We arrived at Polyvalente Paul-Arseneau (the host school) at about noon.  The school housed students from Grades 7 through 13…quite unusual to combine middle school with high school!  The next thing we noticed was that at least half of the students smoked at school (and the adults didn’t seem to mind).  After a welcome speech in the gym (most of us didn’t understand any of it), we were matched with our host students and had lunch in the school cafeteria.  A swim in the school pool was scheduled after lunch.  I whipped out my pocket French-English dictionary, and tried to tell my host, Isabelle, that I did not want to go swimming (it was cool that the school had its own indoor pool, but I wasn’t a good swimmer).  After only three years of rudimentary French classes in Ontario, I’m sure my skills were sorely lacking.  French verb tenses are notoriously complicated, and we’d only learned “present tense” so far.  It took a great deal of wild gesticulating and pigeon French to get my point across.  I sat on a bench while the other kids splashed in the pool.  After the swimming, we went on a tour of the school…it was huge compared to ours!  Then we got on the buses with our host students to go home with them.  Isabelle lived in a neighbouring community called Saint-Sulpice.

Isabelle's first letter to me...her English was better than my French!

Arriving at Isabelle’s house, she introduced me to her mom, and her two sisters still living at home.  They were nice enough, but I remember very little about them.  We ate supper in awkward silence.  After supper, Isabelle’s mom dropped us off back at her school…we got on a bus which took us to Jerry Park in Montreal for a Montreal Expos game.  The Expos were playing the Cincinnati Reds (a nice coincidence since I was born in Ohio).  The Reds won 3-2.  I decided that baseball was more fun to play than to watch…

My Expos ticket stub...notice the price: $3.63 plus $.37 tax = $4.00!

It was almost midnight by the time we got back to Isabelle’s house…I was exhausted, and went right to sleep.

We slept in Saturday morning, but had breakfast before we got back into the car to return to Isabelle’s school, where we’d board another bus and head to Old Montreal.  Our first stop was the Notre Dame Cathedral.    I was used to Methodist and United churches…I was shocked when we stepped into Notre Dame…I’d never seen so much gold and beautiful artwork outside of a museum!  I would have happily spent all afternoon there…

Then, we went to Man and His World, an amusement park that had been built as part of Expo ’67 when it was held in Montreal.  I’m not a big fan of amusement parks.  We saw a dolphin show at the aquarium, and went on a few rides.   My favourite was the log ride, which was very high…we got soaked, but it was fun!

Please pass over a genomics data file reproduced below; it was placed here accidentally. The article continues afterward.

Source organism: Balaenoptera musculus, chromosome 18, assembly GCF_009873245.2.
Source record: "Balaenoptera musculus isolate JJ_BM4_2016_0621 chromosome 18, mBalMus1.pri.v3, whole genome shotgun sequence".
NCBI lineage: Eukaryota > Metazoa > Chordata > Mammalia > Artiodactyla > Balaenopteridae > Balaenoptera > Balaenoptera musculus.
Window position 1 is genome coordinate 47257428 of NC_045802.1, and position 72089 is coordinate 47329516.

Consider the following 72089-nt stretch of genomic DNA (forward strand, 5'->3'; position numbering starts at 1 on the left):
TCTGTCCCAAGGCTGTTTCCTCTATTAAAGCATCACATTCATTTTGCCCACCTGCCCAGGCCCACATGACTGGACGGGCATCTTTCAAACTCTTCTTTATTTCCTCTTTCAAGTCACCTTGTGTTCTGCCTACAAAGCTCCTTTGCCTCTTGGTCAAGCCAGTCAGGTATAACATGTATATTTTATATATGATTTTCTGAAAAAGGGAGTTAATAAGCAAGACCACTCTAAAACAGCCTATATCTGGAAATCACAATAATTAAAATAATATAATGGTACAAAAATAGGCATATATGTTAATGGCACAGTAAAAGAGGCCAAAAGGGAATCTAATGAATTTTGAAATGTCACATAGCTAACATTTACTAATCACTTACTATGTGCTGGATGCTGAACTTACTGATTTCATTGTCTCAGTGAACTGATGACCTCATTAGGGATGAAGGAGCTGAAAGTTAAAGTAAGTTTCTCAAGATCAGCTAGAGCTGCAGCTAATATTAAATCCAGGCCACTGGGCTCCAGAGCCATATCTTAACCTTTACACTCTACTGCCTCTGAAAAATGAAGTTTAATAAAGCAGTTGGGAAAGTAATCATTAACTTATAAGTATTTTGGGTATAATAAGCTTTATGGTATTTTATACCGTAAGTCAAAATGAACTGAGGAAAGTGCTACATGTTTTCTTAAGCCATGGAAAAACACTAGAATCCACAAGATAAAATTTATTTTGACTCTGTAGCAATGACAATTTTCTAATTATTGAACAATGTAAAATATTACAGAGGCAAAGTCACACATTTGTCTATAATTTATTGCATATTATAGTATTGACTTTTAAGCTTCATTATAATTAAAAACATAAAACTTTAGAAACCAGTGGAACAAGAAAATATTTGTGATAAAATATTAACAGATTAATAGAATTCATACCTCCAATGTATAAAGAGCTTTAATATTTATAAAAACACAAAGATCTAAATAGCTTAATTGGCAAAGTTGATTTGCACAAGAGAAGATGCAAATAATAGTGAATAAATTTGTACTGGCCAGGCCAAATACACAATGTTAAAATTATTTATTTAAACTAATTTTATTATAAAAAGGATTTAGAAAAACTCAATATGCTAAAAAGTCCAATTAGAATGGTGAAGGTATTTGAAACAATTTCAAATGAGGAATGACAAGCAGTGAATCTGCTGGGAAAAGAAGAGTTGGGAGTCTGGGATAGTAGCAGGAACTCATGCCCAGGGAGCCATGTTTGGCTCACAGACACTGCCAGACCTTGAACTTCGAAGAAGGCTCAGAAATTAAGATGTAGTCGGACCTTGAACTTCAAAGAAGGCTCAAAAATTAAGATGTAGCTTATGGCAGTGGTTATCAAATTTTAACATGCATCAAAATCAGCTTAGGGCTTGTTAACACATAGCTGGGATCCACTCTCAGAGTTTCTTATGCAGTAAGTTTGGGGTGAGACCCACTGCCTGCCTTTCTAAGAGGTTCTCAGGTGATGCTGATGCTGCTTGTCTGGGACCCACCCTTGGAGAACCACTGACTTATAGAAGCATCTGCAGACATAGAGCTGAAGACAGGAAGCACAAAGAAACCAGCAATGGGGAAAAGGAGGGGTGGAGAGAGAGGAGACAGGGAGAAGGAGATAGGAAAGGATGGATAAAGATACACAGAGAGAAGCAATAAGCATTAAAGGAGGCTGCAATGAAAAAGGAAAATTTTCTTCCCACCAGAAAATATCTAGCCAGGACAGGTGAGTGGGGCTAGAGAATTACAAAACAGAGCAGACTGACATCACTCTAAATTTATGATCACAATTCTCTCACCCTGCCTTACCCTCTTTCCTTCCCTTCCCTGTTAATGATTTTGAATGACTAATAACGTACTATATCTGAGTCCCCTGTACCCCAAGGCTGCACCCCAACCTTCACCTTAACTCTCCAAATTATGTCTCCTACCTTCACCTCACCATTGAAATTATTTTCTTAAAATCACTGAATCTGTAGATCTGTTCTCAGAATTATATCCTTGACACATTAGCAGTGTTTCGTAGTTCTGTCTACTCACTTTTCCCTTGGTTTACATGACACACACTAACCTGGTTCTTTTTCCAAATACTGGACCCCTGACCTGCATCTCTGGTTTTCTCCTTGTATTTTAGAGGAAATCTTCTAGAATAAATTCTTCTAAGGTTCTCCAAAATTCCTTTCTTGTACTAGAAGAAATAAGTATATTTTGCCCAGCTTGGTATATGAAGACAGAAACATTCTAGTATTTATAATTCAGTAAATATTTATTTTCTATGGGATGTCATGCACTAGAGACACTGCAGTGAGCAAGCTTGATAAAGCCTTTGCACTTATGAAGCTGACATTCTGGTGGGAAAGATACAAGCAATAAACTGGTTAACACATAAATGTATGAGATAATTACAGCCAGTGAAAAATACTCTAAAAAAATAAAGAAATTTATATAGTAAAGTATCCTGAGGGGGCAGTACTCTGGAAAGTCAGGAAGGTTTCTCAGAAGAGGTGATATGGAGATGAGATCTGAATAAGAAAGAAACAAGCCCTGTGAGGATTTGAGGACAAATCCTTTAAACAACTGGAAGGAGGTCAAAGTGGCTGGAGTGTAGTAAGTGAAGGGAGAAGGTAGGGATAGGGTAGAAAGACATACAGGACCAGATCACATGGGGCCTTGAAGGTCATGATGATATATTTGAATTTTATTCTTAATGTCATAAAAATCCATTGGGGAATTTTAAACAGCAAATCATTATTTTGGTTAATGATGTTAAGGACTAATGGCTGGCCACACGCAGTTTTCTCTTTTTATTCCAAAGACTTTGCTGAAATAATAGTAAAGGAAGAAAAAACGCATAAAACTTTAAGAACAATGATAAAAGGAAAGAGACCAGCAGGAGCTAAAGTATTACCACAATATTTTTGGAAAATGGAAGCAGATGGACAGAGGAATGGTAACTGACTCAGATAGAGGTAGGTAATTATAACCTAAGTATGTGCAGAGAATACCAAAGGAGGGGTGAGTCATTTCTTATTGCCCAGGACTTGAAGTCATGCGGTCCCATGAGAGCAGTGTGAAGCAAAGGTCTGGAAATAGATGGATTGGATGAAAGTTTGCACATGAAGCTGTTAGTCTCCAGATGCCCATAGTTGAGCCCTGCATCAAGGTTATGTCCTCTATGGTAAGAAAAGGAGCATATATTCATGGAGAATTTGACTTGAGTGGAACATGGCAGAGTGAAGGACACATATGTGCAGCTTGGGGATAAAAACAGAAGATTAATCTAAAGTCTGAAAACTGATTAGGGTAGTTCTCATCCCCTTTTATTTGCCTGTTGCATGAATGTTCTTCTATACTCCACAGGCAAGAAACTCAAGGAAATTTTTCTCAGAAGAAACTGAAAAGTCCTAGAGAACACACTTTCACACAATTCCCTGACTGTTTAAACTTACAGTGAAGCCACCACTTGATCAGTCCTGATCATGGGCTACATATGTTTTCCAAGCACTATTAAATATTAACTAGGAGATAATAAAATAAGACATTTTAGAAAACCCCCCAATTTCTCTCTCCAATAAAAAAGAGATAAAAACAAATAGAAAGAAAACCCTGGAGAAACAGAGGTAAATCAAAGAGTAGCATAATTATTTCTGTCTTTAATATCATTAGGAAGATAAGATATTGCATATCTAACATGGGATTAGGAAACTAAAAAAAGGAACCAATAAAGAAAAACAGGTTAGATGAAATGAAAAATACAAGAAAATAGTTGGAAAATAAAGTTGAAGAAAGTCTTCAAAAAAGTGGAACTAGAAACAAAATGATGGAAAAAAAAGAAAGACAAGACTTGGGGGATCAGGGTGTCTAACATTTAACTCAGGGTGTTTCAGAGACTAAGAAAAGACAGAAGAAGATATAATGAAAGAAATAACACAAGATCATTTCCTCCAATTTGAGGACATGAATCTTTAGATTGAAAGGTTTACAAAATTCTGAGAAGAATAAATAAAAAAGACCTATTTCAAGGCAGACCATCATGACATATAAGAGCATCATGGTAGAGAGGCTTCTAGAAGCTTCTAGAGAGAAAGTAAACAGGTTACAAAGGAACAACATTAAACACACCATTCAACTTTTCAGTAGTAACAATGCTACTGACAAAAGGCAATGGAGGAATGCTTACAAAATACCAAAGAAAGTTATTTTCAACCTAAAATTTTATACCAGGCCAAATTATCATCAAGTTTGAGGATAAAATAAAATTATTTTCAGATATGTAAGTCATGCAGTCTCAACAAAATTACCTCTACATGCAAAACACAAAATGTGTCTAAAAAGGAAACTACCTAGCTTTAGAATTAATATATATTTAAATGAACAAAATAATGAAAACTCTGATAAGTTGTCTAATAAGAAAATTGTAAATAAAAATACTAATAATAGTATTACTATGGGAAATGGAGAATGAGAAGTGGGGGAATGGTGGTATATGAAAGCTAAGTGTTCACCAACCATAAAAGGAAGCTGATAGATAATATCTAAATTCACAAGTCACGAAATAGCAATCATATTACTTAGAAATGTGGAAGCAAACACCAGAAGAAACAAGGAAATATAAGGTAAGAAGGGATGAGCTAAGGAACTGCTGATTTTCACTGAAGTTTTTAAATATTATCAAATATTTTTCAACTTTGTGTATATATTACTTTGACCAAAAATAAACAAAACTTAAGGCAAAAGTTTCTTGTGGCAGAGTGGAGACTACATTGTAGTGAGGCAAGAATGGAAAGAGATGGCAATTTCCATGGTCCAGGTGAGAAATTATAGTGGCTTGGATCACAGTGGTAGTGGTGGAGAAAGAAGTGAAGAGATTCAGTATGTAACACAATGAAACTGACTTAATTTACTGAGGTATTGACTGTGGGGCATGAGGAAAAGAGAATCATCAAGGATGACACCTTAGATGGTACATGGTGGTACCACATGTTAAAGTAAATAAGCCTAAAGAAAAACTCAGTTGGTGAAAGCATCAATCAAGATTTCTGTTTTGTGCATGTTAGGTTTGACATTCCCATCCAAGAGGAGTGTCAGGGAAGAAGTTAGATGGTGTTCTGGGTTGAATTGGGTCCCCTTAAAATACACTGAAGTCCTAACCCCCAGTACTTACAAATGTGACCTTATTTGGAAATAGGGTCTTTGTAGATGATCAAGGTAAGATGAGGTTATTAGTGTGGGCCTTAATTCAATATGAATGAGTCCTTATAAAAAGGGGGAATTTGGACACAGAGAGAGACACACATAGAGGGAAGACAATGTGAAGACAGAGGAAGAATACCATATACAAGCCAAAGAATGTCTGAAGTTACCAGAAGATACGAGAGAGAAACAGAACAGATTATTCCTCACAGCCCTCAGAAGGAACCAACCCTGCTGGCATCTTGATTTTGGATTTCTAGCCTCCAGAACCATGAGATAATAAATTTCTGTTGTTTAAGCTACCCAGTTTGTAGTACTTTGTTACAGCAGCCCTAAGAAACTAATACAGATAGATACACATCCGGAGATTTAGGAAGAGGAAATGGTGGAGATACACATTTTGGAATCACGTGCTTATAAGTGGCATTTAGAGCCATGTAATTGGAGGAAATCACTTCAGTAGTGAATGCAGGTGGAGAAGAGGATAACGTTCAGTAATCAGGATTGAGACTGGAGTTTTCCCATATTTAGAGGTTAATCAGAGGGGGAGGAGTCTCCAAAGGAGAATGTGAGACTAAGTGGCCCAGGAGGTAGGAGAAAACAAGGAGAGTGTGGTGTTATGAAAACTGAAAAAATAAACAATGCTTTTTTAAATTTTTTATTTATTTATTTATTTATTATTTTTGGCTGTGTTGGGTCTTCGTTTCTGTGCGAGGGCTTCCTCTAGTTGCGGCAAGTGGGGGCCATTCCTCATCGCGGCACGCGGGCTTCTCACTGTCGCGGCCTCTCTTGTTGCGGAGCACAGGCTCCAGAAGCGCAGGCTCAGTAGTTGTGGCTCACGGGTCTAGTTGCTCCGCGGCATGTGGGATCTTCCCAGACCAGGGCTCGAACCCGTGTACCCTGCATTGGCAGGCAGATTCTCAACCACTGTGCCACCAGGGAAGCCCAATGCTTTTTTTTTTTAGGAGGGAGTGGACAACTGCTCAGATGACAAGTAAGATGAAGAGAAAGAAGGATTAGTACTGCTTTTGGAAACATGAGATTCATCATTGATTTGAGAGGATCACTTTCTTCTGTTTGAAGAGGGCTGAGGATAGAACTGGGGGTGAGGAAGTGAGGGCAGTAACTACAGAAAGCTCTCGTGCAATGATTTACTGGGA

For supper, we all went to a restaurant called Crèpe Bretonne, where I had real crèpes for the first time…mine were stuffed with apples, and had whipped cream on the top (I was so excited that I made crèpes for my family when I got home!).

After supper, we drove up to Mount Royal on the bus…it was a pretty view of the city lights at night from up there!  We got home very late again that night.

There wasn’t time to sleep in on Sunday morning…we had to be at Isabelle’s school at 8:45 to board another bus for a local marina.  We went on a boat tour on the St. Lawrence River, and then had a picnic for lunch.  After another bus ride back to the school, all the anglophone students boarded our bus and headed for home.  I was excited to see my parents and brother, and sleep in my own bed!

A few weeks later, the French students visited us…they had five days to spend in Ontario.  I don’t remember much of what we did, other than attending a dance at our school where some of the French kids got into trouble for smoking outside.  One of my classmate’s parents hosted an outdoor barbecue for the exchange students at their house…imagine inviting 60 middle school kids to your back yard!  I remember music and dancing, but not much else!

Isabelle and I wrote to each other for about a year after we met, even after her family moved to Baie Comeau.  Other than both being quiet girls, I don’t think we really had much in common, and we soon lost contact with each other.

While going through some boxes the other day, I found the little book we were given to keep a journal of our trip…the only thing written in mine was Isabelle’s name and address.  I wish now I had kept a better account.  I still have all of Isabelle’s letters though…